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Looming AJC Article on Auburn just released...

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to be the No. 1 golf city in the country!

Read it carefully, otherwise you might miss a coupon offer at an Auburn eatery or golf course. :big:

ajc.com > Travel > Southeastern Destinations

Auburn means more than college football

Culture, golf round out Alabama city


Universal Press Syndicate

Published on: 07/26/06


Samford Hall, with its commanding clock tower, is the iconic building on the university campus.


Auburn, Ala. — Say Auburn, and everyone thinks football. Yet, would you believe, Auburn is rated as the No. 1 golf city in the country?

Golf Digest last year ranked Auburn and twin city Opelika as having the best in public golf in America among 330 metro areas. Having good playing weather, high-quality golf and eight courses within 15 minutes of downtown helped the two cities win the title.

Most renowned of the courses are the 54 holes at Grand National, part of the famed Robert Trent Jones Golf Trail. Jones himself once declared the Grand National layout the best for golf he'd ever seen.

Of course, nothing matters more in Auburn than football, not even prime golf. With a stadium that seats more than 86,000 spectators and a passion that infuses the entire town, Auburn goes slightly mad on autumn football weekends. Auburn's population is about 51,000, of which about half are students.

"We go tailgating, bring sofas, have two or three televisions and do themes — like I guess we'll eat gator meat when we play Florida," says longtime resident Cindy Chancellor.

A huge orange paw print, symbol of the Auburn Tigers, covers the intersection of College and Magnolia (Toomer's Corner), the center of town. Before every home game, Auburn players parade to the field through a cheering phalanx of Tiger-rooters there. And if the team wins, delirious fans "roll" Toomer's Corner with toilet paper after the game.

"They roll everything that doesn't move — cars, trees, lampposts," Chancellor says. "The next morning it's white all over and they have to use pressure hoses to clean up."

On campus, the Lovelace Athletic Museum is a must for Auburn sports fans. Among Auburn University graduates featured in exhibits are Heisman Trophy winners Bo Jackson and Pat Sullivan, baseball's Frank Thomas and basketball's Charles Barkley. Downtown also honors Auburn sports stars with its Tiger Trail, a series of 26 granite blocks imbedded in sidewalks.

Also downtown, 107-year-old Toomer's Drugs is famed for its lemonade, made while you watch plump lemons being squeezed. Across the street, the Bodega Bar is a popular hangout for students, and there are more than a dozen restaurants on or just off College Street.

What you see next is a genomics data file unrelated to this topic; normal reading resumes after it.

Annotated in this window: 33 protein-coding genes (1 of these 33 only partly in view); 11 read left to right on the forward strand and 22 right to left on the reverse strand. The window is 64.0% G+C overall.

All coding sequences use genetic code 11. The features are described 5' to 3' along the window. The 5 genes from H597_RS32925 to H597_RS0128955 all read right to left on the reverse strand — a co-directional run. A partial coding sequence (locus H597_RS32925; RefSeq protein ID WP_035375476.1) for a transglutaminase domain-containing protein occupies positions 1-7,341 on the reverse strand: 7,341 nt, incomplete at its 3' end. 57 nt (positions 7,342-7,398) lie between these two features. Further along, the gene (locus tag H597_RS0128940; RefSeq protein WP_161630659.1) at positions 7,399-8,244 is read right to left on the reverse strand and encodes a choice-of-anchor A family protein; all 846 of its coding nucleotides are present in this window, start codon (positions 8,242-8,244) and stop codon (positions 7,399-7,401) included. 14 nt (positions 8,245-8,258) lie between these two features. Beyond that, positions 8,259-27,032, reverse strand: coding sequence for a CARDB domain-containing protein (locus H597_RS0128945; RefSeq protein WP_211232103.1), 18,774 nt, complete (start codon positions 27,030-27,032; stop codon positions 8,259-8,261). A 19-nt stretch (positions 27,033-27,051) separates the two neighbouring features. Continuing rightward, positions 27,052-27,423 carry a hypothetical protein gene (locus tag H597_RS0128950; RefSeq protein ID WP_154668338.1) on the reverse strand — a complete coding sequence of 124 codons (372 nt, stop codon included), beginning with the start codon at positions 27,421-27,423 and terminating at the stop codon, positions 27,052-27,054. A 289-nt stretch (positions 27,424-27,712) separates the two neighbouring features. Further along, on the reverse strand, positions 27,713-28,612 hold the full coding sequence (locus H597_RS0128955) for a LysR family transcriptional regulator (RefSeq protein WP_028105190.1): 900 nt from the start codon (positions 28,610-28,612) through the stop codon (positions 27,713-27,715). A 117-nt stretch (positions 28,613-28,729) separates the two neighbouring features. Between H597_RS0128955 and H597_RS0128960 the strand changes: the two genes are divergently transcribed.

But the real hangout for Auburn fans is the War Eagle Supper Club. Open only on Thursdays, Fridays and Saturdays, it recently expanded with a large outside deck to accommodate its hundreds of imbibers. The club also provides a shuttle van — nicknamed the Drunk Bus — to take home those who have had too much to drink.

No doubt about it, sports is big here. But it isn't the area's only attraction. Auburn University's Jule Collins Smith Museum of Fine Art has an outstanding collection of works by American naturalist and painter James Audubon as well as a collection of post-World War II art by American artists that was originally amassed by the U.S. State Department.

In neighboring Opelika, buildings from the turn of the 20th century populate the downtown and the Northside Historic District. The city also stages a performing arts series.

A few miles south of Auburn, in Tuskegee, the legacy of two remarkable black educators is showcased at Tuskegee University. Booker T. Washington, founder of the school in 1881, won national acclaim for his work. It was he who in 1897 persuaded George Washington Carver to come to Tuskegee.

At Tuskegee, Carver developed crop rotation and more than 300 uses for peanuts, including peanut butter. He also created hundreds of industrial products made from soybeans and other crops, including cosmetics and paints. Exhibits and samples of these products are on view at the George Washington Carver Museum on the Tuskegee campus.

Also near Auburn is the tiny settlement of Loachapoka, a historic district known for its Syrup-Sopping Festival — this year Oct. 28 — which is expected to draw more than 15,000 people www.soppin.org/syrup/index.html

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All that talk and no mention of Pin Oaks, home of the finest red clay fairways in the south?! Had many a fine golf game out there...

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